UK release date: 18th October 2013
US release date: 23rd September 2013
“I was raised like a veal – put in a dark room, fed, told not to move.”
As a huge Nicole Holfcener fan, I’ve been following Enough Said for a while, repeatedly refreshing the “Untitled Nicole Holofcener 2013 Project” IMDb page for months before the title was revealed long after post-production. Her films don’t exactly oscillate away from her trademark style, but they carry an inimitable voice that can’t be pinned down to a simple formula; a certain level of quality can be expected from her work.
Anticipation for Enough Said is even higher for its posthumous performance by James Gandolfini, who’s heartbreakingly sweet alongside Julia Louis-Dreyfus, with the two leads a natural fit for Holofcener’s witty inflections.
A recurring metaphor appears with Eva (Louis-Dreyfus) lugging her masseuse equipment from her car to clients’ homes, without any help; it reflects her ability to cope as a single mother, which is subsequently a lonely endeavour. At a party, she befriends semi-famous poet Marianne (Catherine Keener), while separately meeting Albert (Gandolfini) and forming a slow romance.
Middle-aged regrets dominate Enough Said, but with charming acceptance. Eva and Albert compare the deteriorating state of individual body parts several times, whether teeth, hands, feet or nose (“it’s just an ornament”). The mutual acceptance is comforting for both characters, who share the experience of being divorced with children ready to leave the nest. For a while, the film’s main pleasure is simply spending time with the two enjoying each other’s company; the chemistry is electric and reminiscence of a warmth I can’t remember in a Holofcener outing since Walking and Talking in 1996.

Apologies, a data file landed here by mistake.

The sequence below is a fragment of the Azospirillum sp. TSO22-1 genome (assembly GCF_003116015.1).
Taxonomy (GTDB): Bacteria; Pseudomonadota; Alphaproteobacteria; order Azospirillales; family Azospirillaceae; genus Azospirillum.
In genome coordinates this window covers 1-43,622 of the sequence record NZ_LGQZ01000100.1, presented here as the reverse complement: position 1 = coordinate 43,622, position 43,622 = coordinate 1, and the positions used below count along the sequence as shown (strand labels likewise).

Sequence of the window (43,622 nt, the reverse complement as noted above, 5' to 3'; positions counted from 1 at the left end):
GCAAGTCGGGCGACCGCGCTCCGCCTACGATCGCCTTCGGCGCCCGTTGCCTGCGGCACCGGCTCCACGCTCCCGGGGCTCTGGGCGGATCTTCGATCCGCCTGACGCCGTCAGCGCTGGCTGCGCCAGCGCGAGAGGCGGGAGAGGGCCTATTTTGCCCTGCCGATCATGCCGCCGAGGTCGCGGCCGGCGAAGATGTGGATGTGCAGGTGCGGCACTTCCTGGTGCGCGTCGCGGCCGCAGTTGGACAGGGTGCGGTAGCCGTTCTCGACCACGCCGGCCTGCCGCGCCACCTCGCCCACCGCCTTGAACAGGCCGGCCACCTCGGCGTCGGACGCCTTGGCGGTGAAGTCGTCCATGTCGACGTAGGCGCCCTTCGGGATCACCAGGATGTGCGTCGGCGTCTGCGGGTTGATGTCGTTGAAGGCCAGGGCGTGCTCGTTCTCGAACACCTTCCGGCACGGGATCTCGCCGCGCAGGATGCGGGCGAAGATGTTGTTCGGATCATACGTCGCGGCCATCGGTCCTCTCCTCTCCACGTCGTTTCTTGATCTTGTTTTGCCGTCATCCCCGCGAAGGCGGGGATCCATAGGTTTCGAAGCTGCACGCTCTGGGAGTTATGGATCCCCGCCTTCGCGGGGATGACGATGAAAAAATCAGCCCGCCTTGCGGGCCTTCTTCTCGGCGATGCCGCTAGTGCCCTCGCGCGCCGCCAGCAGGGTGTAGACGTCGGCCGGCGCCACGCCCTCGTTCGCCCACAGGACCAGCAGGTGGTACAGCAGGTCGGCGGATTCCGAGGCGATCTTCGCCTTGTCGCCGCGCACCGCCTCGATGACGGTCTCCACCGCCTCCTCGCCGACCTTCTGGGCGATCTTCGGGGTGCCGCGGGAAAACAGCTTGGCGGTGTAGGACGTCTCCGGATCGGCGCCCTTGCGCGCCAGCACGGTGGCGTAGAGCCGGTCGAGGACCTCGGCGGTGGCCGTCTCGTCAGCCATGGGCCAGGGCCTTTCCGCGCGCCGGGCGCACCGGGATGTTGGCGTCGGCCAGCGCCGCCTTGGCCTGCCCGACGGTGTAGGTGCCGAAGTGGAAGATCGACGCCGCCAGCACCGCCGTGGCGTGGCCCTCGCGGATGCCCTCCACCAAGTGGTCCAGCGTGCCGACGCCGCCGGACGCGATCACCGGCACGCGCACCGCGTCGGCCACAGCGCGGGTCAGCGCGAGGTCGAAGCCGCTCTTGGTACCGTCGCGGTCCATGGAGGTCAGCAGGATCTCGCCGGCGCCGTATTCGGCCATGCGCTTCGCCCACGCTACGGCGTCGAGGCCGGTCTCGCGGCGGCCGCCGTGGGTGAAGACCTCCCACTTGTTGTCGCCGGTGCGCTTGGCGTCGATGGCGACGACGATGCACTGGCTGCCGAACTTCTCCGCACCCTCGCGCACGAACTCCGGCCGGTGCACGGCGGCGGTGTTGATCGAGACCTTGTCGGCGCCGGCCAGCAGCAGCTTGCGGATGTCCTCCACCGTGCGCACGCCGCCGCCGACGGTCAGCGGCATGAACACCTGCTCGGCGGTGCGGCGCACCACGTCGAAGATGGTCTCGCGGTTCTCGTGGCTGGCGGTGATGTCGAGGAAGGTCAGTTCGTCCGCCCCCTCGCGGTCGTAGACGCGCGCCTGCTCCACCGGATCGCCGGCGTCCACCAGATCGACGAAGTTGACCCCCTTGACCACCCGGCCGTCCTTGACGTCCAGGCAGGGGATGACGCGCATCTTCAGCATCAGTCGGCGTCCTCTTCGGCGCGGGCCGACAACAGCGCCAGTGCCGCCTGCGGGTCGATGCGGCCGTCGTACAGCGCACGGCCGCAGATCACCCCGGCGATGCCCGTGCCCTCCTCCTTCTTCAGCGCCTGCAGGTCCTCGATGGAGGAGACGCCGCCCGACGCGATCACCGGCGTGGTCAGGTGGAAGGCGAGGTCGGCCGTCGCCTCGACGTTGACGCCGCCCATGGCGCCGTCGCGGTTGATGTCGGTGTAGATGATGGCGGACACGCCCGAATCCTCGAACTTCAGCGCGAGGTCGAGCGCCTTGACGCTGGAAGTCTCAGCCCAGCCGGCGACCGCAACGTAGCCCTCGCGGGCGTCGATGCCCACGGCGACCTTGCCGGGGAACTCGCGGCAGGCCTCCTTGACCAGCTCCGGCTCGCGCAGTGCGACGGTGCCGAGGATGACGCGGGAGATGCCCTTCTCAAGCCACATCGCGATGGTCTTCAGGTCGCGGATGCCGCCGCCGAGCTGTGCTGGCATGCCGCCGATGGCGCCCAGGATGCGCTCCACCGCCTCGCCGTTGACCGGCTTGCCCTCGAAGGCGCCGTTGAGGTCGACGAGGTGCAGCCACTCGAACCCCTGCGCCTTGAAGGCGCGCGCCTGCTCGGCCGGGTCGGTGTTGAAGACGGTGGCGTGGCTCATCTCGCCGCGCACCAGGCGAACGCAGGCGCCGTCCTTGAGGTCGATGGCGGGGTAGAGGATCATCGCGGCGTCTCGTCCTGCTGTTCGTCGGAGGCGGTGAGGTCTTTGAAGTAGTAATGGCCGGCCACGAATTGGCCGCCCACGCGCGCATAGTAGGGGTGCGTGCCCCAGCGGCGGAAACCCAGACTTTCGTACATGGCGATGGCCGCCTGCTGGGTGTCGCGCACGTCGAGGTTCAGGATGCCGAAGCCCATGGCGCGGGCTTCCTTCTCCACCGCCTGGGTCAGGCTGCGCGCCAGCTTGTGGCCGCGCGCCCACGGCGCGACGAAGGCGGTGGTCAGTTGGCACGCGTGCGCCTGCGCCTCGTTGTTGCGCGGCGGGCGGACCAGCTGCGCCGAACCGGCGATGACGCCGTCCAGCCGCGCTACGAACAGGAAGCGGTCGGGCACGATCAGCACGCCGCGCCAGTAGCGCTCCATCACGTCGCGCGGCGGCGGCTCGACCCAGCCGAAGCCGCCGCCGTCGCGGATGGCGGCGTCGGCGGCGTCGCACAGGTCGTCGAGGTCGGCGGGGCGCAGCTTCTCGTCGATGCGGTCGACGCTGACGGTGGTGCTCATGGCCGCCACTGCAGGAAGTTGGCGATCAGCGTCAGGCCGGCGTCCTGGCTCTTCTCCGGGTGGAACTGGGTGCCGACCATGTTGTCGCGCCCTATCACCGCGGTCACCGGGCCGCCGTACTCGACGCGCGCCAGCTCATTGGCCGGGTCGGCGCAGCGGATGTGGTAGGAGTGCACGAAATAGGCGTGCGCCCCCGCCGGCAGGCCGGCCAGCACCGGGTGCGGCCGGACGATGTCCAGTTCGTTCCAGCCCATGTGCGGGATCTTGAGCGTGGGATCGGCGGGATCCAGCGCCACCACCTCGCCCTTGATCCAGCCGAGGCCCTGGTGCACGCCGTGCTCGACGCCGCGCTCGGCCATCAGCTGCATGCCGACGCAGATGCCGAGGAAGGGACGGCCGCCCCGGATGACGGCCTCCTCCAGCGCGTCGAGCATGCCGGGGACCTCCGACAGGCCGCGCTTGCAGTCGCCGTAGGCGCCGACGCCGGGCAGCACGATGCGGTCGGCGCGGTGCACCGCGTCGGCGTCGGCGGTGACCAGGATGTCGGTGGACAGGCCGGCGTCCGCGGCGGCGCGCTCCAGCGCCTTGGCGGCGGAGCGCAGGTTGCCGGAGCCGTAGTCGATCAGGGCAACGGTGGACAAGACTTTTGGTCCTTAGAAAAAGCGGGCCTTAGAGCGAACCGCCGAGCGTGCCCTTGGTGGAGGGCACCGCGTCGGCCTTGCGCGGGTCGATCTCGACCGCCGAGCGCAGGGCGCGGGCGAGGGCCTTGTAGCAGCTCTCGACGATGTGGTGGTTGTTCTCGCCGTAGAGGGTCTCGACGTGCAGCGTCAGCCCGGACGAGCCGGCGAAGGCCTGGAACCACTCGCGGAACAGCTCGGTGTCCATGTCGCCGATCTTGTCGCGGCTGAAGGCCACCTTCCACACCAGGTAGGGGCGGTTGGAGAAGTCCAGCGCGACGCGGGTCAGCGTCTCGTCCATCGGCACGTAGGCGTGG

With an unfortunately contrived twist more appropriate to Seinfeld, Eva discovers Albert is Marianne’s ex-husband (“sorry, but he is a loser”). Rather than say anything, Eva wonders if she will also find similar faults in Albert’s lovable, but stubborn, ways. The unnatural reaction – well, non-reaction – is forgiven through the bittersweet likeability of Holofcener’s script that already establishes its everyday heroes before the twist.
One subplot involving her daughter’s best friend doesn’t quite work (like 2001’s Lovely & Amazing, the multi-generational strands can be hit and miss.) Nonetheless, the ensemble possesses a watchable energy, not least through Eva’s giggly chats with her best friend (Toni Collette). As a further recommendation of tone, it’s worth noting Holofcener’s side-gig is occasionally directing Parks and Recreation, a sitcom with a not too dissimilar vibe.
With another smart, funny female-centric drama, Holofcener’s low-key success reminds me of Broadway Danny Rose, in that it became underrated through its similarities to Woody Allen’s previous work during a remarkably consistent era. The link to Allen is relevant: she entered the industry as an assistant on his films, and is frequently labelled “the female Woody Allen”. However, that’s an unfair and inaccurate term as her sharp dialogue possesses its own rhythm and, perhaps more importantly, she seems to genuinely like her characters – a strength that benefits the viewer, which is, I think, enough said.
Gone Too Far! – 3/10
Original title: Fune wo Amu
Director: Destiny Ekaragha
Writer: Bola Agbaje
Starring: Malachi Kirby, OC Ukeje, Shanika Warren-Markland
Any release date: TBC
“I know my roots. I just don’t need to tell everyone.”
There’s a unsettling déjà vu when watching Gone Too Far! on a big screen, as its frustratingly redolent of a poor BBC3 sitcom pilot. The comedy is on the surface – and maybe at its heart too – about staying true to your national roots, regardless of where you are. However, what comes across is a series of weary jokes that I can’t call cliched, as these gags would be considered unusable by most writers.
One example: “Where do you think Adam and Eve come from?” “Well, his name is Adam, so it must be Dover.”